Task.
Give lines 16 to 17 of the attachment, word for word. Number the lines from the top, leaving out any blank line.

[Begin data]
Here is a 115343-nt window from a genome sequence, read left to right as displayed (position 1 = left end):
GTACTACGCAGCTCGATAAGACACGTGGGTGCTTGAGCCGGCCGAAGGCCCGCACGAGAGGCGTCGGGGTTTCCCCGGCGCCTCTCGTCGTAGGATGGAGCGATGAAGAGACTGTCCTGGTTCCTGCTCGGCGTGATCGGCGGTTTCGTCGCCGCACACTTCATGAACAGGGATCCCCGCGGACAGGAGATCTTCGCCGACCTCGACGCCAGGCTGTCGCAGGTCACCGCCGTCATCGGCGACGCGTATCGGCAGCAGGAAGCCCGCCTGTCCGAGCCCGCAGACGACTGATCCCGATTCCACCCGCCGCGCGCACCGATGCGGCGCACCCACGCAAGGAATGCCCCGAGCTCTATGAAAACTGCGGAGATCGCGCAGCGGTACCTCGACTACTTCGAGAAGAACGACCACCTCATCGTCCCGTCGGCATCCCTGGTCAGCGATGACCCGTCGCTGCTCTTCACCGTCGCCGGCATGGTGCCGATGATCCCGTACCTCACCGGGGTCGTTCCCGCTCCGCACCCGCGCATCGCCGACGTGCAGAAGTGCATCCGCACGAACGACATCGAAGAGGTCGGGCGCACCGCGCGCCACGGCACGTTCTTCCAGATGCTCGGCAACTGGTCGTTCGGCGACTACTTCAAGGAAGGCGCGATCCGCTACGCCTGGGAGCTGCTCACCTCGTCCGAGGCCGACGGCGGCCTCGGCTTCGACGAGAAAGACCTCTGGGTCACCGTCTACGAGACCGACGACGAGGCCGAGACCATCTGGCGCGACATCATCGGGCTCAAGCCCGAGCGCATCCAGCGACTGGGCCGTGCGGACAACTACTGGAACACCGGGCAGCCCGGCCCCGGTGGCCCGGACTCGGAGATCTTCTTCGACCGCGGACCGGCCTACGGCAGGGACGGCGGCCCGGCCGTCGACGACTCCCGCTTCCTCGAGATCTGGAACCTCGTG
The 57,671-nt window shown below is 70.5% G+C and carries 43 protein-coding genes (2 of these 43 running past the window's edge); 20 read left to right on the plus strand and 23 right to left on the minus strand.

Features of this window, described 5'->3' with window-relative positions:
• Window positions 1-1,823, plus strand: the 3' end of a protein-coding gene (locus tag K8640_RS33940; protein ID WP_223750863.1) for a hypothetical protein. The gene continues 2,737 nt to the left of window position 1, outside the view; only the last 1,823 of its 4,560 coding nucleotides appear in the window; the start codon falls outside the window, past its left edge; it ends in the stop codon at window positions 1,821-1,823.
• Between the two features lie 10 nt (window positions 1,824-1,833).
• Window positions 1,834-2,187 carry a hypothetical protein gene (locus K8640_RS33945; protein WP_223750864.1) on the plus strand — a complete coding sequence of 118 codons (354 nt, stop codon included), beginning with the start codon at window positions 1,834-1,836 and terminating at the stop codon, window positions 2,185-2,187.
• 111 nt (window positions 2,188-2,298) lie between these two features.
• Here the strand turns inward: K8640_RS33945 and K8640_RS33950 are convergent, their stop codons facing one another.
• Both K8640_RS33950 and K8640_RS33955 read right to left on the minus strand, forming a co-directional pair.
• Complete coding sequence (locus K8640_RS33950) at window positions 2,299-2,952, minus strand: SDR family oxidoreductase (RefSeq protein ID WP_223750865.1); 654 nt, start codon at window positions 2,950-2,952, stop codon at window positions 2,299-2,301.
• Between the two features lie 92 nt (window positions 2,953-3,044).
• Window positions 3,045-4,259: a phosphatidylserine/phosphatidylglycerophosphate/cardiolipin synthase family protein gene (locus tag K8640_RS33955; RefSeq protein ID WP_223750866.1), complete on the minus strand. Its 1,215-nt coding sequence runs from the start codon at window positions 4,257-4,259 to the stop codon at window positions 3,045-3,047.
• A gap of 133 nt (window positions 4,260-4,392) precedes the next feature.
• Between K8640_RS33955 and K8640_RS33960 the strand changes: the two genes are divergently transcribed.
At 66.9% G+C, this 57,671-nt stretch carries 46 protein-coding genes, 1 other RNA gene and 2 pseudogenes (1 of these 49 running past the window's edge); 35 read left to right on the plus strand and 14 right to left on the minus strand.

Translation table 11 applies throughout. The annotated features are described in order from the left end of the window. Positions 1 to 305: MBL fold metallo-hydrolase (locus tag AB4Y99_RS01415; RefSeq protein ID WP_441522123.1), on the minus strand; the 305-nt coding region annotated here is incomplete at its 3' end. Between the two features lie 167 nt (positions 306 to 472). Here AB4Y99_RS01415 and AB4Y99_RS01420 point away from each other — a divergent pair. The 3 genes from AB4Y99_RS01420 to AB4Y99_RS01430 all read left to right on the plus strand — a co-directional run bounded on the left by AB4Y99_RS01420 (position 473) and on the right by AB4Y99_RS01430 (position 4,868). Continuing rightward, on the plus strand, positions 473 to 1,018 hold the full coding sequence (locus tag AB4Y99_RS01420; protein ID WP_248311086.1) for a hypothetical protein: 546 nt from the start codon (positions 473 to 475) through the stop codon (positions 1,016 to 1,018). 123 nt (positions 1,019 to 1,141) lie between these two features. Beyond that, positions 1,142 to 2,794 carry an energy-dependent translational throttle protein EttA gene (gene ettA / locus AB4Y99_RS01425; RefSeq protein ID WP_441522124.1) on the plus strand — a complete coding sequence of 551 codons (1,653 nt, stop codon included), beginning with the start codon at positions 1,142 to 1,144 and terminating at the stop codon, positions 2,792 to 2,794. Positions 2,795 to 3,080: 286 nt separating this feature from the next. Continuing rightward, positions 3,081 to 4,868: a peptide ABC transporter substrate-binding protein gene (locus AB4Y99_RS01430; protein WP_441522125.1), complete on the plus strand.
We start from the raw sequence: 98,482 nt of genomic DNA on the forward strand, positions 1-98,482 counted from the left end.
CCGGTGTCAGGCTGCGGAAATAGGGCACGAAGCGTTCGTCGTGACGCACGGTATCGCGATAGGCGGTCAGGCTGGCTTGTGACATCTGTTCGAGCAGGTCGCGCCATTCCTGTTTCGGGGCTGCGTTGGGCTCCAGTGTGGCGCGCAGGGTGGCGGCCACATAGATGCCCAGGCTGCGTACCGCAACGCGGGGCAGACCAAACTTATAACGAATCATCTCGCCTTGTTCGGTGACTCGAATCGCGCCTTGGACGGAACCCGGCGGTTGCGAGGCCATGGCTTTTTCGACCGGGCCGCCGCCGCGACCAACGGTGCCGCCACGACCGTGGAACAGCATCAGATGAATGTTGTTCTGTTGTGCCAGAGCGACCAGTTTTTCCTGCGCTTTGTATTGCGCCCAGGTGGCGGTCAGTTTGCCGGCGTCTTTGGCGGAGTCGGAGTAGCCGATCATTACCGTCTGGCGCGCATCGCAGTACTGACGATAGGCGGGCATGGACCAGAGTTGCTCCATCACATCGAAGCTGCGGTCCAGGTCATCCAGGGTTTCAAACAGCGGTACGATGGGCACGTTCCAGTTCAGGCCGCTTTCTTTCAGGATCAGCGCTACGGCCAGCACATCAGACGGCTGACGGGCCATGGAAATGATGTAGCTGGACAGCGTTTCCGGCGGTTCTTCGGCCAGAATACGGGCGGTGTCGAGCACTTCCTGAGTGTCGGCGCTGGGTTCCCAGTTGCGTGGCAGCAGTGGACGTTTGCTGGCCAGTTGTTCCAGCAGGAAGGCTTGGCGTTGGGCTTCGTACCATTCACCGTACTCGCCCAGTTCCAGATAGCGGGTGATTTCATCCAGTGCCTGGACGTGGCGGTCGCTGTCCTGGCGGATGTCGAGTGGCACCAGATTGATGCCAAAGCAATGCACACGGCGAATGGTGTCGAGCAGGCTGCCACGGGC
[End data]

At 66.9% G+C, this 57,671-nt stretch carries 46 protein-coding genes, 1 other RNA gene and 2 pseudogenes (1 of these 49 running past the window's edge); 35 read left to right on the plus strand and 14 right to left on the minus strand.

Translation table 11 applies throughout. The annotated features are described in order from the left end of the window. Positions 1 to 305: MBL fold metallo-hydrolase (locus tag AB4Y99_RS01415; RefSeq protein ID WP_441522123.1), on the minus strand; the 305-nt coding region annotated here is incomplete at its 3' end. Between the two features lie 167 nt (positions 306 to 472). Here AB4Y99_RS01415 and AB4Y99_RS01420 point away from each other — a divergent pair. The 3 genes from AB4Y99_RS01420 to AB4Y99_RS01430 all read left to right on the plus strand — a co-directional run bounded on the left by AB4Y99_RS01420 (position 473) and on the right by AB4Y99_RS01430 (position 4,868). Continuing rightward, on the plus strand, positions 473 to 1,018 hold the full coding sequence (locus tag AB4Y99_RS01420; protein ID WP_248311086.1) for a hypothetical protein: 546 nt from the start codon (positions 473 to 475) through the stop codon (positions 1,016 to 1,018). 123 nt (positions 1,019 to 1,141) lie between these two features. Beyond that, positions 1,142 to 2,794 carry an energy-dependent translational throttle protein EttA gene (gene ettA / locus AB4Y99_RS01425; RefSeq protein ID WP_441522124.1) on the plus strand — a complete coding sequence of 551 codons (1,653 nt, stop codon included), beginning with the start codon at positions 1,142 to 1,144 and terminating at the stop codon, positions 2,792 to 2,794. Positions 2,795 to 3,080: 286 nt separating this feature from the next. Continuing rightward, positions 3,081 to 4,868: a peptide ABC transporter substrate-binding protein gene (locus AB4Y99_RS01430; protein WP_441522125.1), complete on the plus strand.